Skyline Drive is located on the west edge of Cañon City , across from the turn to the Royal Gorge.
This route winds its way along the top of an extremely narrow ridge overlooking the surrounding area.
Many areas are marked "No Stopping" but you can still get some terrific vistas of the road. Great overlook of Cañon City.
Connecting Florence and Victor, I start the route on US-50, north of Florence.
Phantom Canyon Road is unpaved and narrow; vehicles over 25 feet are not permitted.
This road is one of the most scenic and historic drives in Colorado. The route increases in elevation from 5,500 to 9,500 feet and follows the route of the Florence & Cripple Creek Railroad built in 1894 as a connection from Florence to the goldfields of Cripple Creek and Victor.
This route offers the chance to see a wide range of plants and wildlife in their natural setting. Fantastic fall foliage. The unique bridges and tunnels offer photo ops with a connection to the area's historic past.
About 6 mile SE of the Phantom Canyon Road to Skaguay Reservoir. A trail below the dam leads into the SWA. This rugged, remote area offers opportunities for hiking, trout fishing, hunting, camping, and wildlife viewing.
Vindicator Valley Trail through 1890's mining structures, including the Theresa and Vindicator Mines - in winter open for cross country skiing.
Begins at Stratton's Independence Mine just outside of Victor on the Range View Road. This 1-mile trail takes you past the famous Independence Mine, a National Historic Register Site. Winding its way up a gentle grade, the trail traverses Battle Mountain below the Portland I and Ajax mines. Views of the Sangre de Cristo Mountains and Victor are spectacular.
Travels between Cañon City and Cripple Creek.
Shelf Road is unpaved and in places very narrow and winding with steep drop offs. Four wheel drive is recommended and may be required for travel through this area when the road is wet.
Juniper and pinon covered plateaus give way to sheer limestone cliffs, over 100 feet high in places, which curve and wind throughout the area. The cliffs offer some of the finest expert sport climbing anywhere
Unusual terrain; reminds me of western Colorado. Offers a great range of photo ops. Watch for bighorn sheep along the switchbacks north of the climbing area.
This 500 acre park contains unusual eroded red rock formations with spires up to 100 feet high. Facilities include picnic sites, restrooms and hiking trails.
Climbers come from around the world to scale these limestone walls. The climbs are short but very difficult with few handholds and many overhangs. Several back roads near the climbing area provide opportunities for hiking and mountain biking.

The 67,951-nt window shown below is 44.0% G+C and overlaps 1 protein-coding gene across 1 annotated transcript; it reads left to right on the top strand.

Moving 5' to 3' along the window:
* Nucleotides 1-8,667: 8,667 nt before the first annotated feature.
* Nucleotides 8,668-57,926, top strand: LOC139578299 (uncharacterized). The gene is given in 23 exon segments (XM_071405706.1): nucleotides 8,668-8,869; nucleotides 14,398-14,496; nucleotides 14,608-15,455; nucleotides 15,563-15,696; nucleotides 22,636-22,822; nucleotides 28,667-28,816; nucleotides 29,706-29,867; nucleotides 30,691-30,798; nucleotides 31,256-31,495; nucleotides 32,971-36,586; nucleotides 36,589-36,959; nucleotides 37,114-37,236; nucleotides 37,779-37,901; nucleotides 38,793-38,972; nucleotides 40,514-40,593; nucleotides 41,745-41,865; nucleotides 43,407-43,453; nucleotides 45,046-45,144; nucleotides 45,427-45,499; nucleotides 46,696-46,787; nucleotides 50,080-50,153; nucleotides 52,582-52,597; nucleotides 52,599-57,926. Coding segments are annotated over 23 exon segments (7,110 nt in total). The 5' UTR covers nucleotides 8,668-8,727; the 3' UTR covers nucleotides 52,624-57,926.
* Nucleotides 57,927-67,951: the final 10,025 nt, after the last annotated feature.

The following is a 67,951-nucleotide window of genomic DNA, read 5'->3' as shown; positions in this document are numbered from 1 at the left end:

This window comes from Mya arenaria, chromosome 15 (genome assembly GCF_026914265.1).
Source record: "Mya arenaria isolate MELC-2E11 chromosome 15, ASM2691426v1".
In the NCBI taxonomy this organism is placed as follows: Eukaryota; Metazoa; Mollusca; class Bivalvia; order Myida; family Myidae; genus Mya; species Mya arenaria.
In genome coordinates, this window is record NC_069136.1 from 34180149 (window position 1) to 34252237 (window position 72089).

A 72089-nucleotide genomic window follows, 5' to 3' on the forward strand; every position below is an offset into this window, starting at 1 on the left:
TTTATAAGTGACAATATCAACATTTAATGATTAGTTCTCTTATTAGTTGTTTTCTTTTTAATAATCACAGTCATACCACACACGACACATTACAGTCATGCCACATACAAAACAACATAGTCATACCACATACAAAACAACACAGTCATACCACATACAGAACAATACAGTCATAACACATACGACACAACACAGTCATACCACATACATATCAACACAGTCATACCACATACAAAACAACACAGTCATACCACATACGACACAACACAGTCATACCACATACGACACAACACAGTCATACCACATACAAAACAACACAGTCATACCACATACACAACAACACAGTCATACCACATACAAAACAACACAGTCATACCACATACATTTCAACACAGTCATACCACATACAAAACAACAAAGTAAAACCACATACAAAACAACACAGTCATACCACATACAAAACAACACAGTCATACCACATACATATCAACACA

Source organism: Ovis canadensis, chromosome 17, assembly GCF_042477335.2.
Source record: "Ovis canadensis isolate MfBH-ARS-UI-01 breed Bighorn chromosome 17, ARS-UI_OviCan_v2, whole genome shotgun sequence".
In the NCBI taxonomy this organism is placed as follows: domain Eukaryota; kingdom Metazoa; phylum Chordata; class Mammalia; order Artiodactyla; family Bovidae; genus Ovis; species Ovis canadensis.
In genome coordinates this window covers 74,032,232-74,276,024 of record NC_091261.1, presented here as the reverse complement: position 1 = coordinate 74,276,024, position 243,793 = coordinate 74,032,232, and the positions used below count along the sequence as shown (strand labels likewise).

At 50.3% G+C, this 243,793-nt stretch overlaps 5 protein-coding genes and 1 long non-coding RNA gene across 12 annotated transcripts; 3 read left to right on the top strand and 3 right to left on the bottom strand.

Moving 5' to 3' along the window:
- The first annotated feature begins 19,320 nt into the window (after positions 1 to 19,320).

Two lane paved road between Cañon City and Cripple Creek.
This is ranch country. Texas longhorns were brought here from more than 800 miles away on drives that lasted many months. A few historic cattle ranches remain in operation today.
Spectacular views of the Sangre de Cristo Range, the high peaks to the southwest.
The mountain grasslands sustain a variety of wildlife species as well as cattle.
On CR1 about 16 miles north of Cripple Creek, or 2 miles south of US24.
The Monument has two, self-guided nature trails that are located near the visitor center and interpret the fossil resources. Near the visitor center is also an outdoor exhibit area. There are 14 miles of other hiking trails which are best for scenery and possibly wildlife.
Unique opportunity to photograph fossilized tree stumps and other fossils. CR1 between US-24 and Cripple Creek has fantastic fall foliage.
The loop starts and ends at SH135/Whiterock Ave in Crested Butte. Up the Washington Gulch Rd and down Slate River Rd.
Washington Gulch road starts out smooth but gets progressively rougher as it approaches the junction with the Slate River Rd, which is generally much smoother on its way back to Crested Butte.
Abundant summer wildflowers and impressive fall colors provide plenty of photo ops. There are some fine vistas a short way down from the junction offering views into the lush Slate River valley.
Head north on SH135 which will become Co Rd 317/Gothic Rd. Follow the road through Gothic to Schofield Pass.
This road is passable by 2wd vehicle to the pass. Return the way you came.
The Copper Lakes trail to Judd Falls is a very plesant hike up through meadows that are often filled with wildflowers.
Just past the campground, the road to the right leads to Rustler Gulch, a higher basin that is quite good for wildflowers.
Near the top of the pass the road to the left leads to Paradise Basin where there are often fields of flowers.
From SH135 and Whiterock Ave in Crested Butte, head west on Whiterock Ave which will become CR12, the Kebler Pass Rd.
This generally smooth, wide gravel road connects Crested Butte with SH133 at Paonia SP and provides access to Lake Irwin/Robinson Basin and the Ohio Pass Rd.
Terrific vistas, abundant summer wildflowers and impressive fall colors all along the route.
The short side trip to Lost Lake CG leads to a pretty lake with the Beckwith mountains as a backdrop. The lake is also stocked with trout. Consider hiking Three Lakes trail to Lost Lake, Dollar Lake and a waterfall for good photo ops and perhaps a picnic lunch.
The road heads north from the Kebler Pass Rd 6.8 miles west of SH135 and ends in Robinson Basin north of Lake Irwin.
Moderately rough 4wd road. 2wd vehicles can access Lake Irwin and possibly beyond.
Follow the road over the lake's spillway and park on either other side of the road. The trail begins from the small lot on the south side. Follow the trail down along the river and within a few minutes, you'll see the first waterfall and just a short way beyond the second.
Drive up into the basin as far as you're comfortable, park and hike into Robinson Basin. Cascades with a gorgeous backdrop and abundant summer wildflowers, especially blue columbine.
Starts from the Kebler Pass Rd about 7 miles west of Crested Butte and connects with SH135 two miles north of Gunnison.